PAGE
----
In California, for instance, such transfers are permitted provided that the covered employees voluntarily elect to transfer all plan assets to CalPERS, and the public employer agrees to make the required contributions. In most cases, employee contributions are also required. However, the cost of transition in required contributions can be prohibitively expensive for the employer since generally it will have to provide the funds not only for the employees' future years of service, but also for each employee's past years of service that have been inadequately funded. This may be due to the transferred assets having been significantly reduced during the recent economic downturn. This "past service liability," which can amount to hundreds of thousands or even millions of dollars even for relatively small employers, must be "amortized" by increased future employer contributions. Since state retirement systems such as CalPERS require this past service liability to be amortized over a relatively short period of time after the transition, the employer's contribution obligation can be increased to prohibitive levels.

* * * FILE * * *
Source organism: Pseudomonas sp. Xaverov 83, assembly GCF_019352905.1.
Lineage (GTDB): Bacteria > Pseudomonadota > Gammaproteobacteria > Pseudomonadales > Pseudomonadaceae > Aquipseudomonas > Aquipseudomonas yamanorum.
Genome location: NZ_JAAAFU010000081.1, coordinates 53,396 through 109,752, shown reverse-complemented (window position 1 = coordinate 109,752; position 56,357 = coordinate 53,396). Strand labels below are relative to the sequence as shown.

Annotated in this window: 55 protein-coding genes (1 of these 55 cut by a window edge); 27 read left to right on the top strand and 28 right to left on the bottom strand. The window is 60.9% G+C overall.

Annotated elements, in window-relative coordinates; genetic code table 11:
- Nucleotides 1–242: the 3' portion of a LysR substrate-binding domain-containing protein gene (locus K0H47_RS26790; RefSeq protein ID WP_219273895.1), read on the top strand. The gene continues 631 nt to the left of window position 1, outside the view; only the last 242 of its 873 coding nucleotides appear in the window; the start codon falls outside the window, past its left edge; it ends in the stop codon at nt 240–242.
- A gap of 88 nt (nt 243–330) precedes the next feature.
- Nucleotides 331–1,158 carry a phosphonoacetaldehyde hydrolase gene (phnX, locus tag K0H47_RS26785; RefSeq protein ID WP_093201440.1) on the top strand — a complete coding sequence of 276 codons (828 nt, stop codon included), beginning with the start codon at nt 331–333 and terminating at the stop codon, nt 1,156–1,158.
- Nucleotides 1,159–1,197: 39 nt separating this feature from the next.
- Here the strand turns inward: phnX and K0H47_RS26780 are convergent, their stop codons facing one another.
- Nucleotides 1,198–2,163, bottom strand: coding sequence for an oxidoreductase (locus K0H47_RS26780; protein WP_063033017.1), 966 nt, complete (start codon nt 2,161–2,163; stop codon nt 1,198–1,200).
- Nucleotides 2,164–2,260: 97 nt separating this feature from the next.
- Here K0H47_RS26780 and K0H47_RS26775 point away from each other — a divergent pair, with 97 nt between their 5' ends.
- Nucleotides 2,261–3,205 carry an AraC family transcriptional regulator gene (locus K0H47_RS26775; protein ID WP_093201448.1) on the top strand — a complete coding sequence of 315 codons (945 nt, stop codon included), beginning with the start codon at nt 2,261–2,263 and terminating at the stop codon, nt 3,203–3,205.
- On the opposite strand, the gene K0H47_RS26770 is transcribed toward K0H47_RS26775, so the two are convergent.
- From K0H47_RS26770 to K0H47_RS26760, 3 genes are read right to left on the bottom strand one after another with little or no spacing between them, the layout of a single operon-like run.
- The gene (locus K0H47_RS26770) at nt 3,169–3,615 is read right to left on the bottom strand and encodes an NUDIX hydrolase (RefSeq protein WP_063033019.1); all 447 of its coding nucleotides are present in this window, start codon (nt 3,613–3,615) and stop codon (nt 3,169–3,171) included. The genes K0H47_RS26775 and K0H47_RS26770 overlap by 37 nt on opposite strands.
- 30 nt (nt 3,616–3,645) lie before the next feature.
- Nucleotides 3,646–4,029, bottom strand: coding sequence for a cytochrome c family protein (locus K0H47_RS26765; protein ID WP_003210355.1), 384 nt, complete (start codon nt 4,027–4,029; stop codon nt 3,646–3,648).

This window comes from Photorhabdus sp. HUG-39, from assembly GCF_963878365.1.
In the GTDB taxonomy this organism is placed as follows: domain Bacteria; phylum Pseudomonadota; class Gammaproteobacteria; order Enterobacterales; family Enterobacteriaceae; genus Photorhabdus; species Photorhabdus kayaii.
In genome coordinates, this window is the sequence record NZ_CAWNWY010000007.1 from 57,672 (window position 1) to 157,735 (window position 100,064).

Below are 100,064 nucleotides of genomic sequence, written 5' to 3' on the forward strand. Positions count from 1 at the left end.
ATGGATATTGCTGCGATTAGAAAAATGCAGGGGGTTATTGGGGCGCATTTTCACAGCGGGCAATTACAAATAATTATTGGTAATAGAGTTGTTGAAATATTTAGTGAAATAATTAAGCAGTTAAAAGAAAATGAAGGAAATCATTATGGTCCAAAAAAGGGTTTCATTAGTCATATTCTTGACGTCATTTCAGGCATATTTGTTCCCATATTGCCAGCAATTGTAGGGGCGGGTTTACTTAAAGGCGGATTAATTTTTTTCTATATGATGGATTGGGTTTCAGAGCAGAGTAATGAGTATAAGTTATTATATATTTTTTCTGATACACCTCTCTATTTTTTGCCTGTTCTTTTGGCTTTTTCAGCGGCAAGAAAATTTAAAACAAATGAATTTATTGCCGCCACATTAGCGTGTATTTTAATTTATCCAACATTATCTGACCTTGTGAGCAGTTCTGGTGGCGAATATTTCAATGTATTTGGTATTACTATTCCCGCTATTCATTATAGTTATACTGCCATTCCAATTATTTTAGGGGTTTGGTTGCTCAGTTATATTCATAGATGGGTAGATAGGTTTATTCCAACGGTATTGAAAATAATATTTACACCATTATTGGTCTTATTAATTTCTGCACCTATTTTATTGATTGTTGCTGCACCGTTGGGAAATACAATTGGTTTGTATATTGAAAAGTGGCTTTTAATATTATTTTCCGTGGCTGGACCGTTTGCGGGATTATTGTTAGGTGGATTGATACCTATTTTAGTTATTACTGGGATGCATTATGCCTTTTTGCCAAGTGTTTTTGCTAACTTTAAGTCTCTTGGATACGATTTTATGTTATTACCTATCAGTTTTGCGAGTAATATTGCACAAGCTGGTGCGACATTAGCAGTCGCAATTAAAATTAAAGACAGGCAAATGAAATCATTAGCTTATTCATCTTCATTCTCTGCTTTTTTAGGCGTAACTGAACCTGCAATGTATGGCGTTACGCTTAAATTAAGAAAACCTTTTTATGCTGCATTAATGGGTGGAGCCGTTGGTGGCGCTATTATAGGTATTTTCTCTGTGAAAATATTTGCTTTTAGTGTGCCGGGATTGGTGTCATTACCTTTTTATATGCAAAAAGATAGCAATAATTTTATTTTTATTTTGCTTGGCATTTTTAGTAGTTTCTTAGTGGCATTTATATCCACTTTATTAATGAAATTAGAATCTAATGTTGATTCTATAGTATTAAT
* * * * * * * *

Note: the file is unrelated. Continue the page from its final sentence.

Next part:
Consider, for example, a small utility district with eight employees and under $500,000 in its money purchase pension plan. The district has considered becoming a contracting agency under CalPERS because its plan had not accumulated sufficient assets to provide an adequate retirement income for 3 very long-term employees who were nearing retirement age. However, when the CalPERS actuary calculated the amount of the required contributions, even after all of the existing plan assets were transferred to CalPERS, the 10% annual employer and 0% annual employee contributions that the district and its employees had been making would be insufficient. The CalPERS cost for benefits would balloon to a 41.4% annual employer and a 7% annual nondeductible employee contribution. In addition, the employer would be limited in its choice among only five permitted benefit formulas and almost no flexibility in such areas as determination of compensation, eligibility requirements, vesting of benefits, etc.